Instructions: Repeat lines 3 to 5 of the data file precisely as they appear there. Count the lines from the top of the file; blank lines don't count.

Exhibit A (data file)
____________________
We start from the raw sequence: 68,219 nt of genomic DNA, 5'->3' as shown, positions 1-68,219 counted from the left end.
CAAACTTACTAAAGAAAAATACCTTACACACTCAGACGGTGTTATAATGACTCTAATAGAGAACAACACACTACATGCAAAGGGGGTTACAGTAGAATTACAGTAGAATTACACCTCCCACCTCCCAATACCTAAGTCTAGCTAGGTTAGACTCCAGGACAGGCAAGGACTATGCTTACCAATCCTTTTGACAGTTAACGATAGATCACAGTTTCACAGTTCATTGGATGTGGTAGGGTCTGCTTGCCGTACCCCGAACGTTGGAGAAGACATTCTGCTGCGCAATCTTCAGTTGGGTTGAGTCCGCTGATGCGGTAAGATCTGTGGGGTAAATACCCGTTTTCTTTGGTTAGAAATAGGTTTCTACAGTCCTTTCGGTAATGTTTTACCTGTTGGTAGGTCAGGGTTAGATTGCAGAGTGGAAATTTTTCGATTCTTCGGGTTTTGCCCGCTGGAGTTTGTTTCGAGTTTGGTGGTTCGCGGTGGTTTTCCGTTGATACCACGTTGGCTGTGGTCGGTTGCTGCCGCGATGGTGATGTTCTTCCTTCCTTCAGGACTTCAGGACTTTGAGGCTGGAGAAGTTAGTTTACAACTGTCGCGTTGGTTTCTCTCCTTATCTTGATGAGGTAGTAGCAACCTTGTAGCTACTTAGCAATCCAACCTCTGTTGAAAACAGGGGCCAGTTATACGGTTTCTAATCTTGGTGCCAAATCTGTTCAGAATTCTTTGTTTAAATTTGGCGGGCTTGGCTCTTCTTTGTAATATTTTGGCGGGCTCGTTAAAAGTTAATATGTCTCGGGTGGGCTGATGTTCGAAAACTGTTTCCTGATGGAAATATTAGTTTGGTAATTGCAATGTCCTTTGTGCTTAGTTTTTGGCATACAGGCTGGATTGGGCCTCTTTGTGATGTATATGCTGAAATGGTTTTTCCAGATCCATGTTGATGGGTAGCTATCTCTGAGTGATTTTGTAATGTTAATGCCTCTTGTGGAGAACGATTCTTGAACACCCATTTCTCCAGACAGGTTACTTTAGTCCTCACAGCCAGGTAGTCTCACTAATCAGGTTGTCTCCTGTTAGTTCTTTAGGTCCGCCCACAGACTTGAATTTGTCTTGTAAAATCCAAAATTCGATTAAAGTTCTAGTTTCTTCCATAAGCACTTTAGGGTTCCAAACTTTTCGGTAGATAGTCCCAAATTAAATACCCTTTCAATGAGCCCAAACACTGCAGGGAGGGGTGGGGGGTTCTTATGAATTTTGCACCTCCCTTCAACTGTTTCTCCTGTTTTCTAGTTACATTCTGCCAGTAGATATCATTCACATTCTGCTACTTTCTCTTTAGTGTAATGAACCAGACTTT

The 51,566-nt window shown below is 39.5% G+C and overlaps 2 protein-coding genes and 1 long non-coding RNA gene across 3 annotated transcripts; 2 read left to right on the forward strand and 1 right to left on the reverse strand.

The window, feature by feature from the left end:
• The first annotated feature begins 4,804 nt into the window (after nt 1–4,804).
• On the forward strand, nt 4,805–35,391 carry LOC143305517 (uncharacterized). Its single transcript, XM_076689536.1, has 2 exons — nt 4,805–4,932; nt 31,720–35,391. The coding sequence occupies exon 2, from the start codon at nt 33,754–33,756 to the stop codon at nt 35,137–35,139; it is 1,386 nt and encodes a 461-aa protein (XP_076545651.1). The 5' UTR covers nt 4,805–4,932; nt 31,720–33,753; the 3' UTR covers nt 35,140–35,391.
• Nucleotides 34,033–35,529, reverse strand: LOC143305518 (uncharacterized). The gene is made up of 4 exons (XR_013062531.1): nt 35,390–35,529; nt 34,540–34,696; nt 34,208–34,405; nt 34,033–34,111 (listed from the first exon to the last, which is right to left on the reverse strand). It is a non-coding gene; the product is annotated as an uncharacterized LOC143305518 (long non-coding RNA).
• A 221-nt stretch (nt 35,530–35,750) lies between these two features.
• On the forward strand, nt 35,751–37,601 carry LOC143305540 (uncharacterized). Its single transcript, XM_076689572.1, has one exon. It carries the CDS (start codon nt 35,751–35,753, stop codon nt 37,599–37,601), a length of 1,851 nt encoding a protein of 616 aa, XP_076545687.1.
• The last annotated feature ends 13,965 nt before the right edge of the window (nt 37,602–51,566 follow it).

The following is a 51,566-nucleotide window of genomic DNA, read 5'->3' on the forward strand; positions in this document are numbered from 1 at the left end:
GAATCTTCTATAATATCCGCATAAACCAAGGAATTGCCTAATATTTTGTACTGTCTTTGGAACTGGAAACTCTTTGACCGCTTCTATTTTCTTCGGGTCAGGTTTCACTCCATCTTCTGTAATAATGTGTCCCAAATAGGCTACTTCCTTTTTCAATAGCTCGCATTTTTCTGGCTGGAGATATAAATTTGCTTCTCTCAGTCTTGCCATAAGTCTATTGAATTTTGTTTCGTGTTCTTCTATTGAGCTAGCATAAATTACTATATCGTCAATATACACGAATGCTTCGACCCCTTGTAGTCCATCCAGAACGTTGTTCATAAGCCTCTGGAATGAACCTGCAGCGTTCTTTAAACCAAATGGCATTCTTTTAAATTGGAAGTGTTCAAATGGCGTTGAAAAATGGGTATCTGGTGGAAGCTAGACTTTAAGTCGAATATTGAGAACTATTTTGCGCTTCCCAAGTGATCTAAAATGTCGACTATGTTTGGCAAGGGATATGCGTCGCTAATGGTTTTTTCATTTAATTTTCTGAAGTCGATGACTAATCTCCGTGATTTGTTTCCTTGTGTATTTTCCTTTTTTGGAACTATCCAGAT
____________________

The 51,566-nt window shown below is 39.5% G+C and overlaps 2 protein-coding genes and 1 long non-coding RNA gene across 3 annotated transcripts; 2 read left to right on the forward strand and 1 right to left on the reverse strand.

The window, feature by feature from the left end:
• The first annotated feature begins 4,804 nt into the window (after nt 1–4,804).